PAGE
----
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A Neighborhood Action Plan for Cooper-Grant/Central Waterfront

Cooper-Grant/Central Waterfront is made up of very distinct and somewhat isolated components – downtown employers, waterfront attractions, institutional campuses, a port and industrial district, and residential neighborhoods tucked in between. Over the years, downtown Camden and the waterfront have benefited from planning and investment focused on building regional destinations that attract visitors, workers, and students.  New companies downtown and the growing strength of the education and health care sectors are providing new economic drivers and bringing more people downtown.  However, this has not yet translated to a lively downtown where a concentration of people live and go out to shops and restaurants.

Recognizing a need for community-driven neighborhood planning Cooper’s Ferry Partnership, Cooper-Grant Neighborhood Association, and Rutgers University-Camden partnered to expand on the strengths of Cooper-Grant/Central Waterfront in support of a mixed use downtown that is more active and connected. The neighborhood action plan includes the voices and vision of the people who live downtown in the transformative change that Camden is undergoing to ensure that the revitalization of neighborhoods is part and parcel of the revitalization of the City of Camden as a whole.

The planning process itself was used to create connections between the disparate sections of the neighborhood.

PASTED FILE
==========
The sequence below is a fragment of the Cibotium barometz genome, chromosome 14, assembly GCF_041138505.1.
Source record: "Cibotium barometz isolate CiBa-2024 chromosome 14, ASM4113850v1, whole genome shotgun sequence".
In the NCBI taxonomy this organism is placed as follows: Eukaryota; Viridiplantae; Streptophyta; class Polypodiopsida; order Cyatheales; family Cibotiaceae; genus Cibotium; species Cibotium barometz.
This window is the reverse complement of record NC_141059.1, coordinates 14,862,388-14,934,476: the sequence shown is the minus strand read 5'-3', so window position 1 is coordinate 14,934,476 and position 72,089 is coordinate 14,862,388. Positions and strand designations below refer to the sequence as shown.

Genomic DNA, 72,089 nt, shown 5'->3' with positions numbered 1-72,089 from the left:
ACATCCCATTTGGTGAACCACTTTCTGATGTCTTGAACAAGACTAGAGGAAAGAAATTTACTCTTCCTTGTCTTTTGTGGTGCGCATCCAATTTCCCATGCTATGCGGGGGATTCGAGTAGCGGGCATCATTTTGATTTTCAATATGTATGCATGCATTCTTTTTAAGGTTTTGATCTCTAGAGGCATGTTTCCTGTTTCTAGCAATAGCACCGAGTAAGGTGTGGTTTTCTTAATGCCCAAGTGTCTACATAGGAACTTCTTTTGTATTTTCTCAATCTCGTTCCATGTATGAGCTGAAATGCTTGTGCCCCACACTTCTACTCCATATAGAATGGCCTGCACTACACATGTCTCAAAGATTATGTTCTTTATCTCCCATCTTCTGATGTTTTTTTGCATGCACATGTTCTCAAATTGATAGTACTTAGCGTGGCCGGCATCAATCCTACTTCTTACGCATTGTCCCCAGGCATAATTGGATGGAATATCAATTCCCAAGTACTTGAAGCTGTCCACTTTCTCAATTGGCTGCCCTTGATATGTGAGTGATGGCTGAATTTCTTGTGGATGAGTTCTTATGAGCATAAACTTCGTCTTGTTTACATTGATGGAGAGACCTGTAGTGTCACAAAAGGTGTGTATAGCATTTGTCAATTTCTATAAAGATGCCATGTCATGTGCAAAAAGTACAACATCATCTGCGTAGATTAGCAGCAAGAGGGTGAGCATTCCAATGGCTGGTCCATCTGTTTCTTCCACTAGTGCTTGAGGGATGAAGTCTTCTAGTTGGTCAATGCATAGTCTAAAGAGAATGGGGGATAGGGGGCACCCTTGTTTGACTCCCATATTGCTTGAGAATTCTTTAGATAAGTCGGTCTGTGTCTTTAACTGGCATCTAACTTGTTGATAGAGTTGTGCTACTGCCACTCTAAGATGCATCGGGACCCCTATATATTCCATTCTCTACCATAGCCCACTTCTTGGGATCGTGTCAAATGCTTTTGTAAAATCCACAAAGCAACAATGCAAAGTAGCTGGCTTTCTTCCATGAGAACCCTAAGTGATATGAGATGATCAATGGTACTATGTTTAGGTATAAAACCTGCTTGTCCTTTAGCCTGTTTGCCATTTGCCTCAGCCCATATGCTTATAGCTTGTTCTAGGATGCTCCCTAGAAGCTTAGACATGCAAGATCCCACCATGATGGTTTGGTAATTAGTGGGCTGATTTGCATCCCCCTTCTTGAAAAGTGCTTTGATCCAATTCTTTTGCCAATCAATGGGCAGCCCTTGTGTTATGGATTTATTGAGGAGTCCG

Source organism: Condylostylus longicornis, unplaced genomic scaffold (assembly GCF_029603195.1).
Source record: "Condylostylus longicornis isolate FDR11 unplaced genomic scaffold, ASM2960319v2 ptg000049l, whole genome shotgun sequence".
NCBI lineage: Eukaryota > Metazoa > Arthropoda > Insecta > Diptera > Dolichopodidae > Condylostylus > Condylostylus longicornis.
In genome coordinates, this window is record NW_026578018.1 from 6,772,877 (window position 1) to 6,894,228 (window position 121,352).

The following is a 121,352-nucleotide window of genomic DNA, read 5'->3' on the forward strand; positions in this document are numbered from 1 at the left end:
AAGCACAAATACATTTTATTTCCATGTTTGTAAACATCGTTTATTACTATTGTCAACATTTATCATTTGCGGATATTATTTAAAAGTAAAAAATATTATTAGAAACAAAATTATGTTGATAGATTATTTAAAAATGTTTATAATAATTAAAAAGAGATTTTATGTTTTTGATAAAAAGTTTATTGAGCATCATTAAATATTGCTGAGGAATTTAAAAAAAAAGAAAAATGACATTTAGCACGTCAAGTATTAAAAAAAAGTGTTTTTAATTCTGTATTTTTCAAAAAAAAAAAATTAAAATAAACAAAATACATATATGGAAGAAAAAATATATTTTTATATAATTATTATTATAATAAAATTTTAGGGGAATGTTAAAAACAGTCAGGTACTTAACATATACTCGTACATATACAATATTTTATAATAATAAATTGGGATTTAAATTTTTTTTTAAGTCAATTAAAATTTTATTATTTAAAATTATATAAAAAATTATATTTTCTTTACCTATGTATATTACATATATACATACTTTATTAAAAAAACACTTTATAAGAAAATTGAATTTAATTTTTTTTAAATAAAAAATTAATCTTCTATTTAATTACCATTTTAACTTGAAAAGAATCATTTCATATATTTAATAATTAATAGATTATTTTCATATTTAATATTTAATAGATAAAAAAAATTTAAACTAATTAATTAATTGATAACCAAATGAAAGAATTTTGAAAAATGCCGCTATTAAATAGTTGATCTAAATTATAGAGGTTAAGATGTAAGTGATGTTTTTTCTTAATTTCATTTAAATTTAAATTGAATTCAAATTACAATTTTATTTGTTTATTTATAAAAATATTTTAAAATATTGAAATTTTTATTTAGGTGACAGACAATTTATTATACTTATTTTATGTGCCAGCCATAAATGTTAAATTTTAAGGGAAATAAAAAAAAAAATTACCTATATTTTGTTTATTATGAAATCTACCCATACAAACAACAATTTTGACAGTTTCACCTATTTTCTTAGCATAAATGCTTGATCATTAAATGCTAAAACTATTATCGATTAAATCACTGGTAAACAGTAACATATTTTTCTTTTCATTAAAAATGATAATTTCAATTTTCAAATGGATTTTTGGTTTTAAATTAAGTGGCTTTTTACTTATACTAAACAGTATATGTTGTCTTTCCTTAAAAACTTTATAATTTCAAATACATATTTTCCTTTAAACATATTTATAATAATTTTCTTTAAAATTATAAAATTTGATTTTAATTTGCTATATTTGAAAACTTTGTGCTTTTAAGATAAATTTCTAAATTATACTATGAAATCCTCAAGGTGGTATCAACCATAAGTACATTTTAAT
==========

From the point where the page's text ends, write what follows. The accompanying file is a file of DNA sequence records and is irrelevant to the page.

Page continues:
To engage a hard to reach population, including very low income and low mobility families and seniors, the planning partners organized a holiday party (and interactive planning forum) at the Adventure Aquarium with shuttle bus service. Children were encouraged to participate with easy and fun activities.

  • Public forum
  • Public forum

The plan envisions neighborhood revitalization that improves resident quality of life and is tied to the improvements slated for downtown and the City of Camden as a whole. 


Over the last century, pedestrian-scale blocks and the residential fabric of downtown have given way to corporate and institutional campuses and parking. 

The plan developed recommendations to connect the community physically and socially, upgrade and better integrate the industrial port district, build a market for mixed residential development, and plan for a more resilient waterfront.

  • Downtown programming
  • Block structure changes
  • Land use change
  • Causes of flooding
  • Vegetative Buffer
  • Pilot green street
  • Housing typologies
  • Waterfront resiliency
  • Waterfront resiliency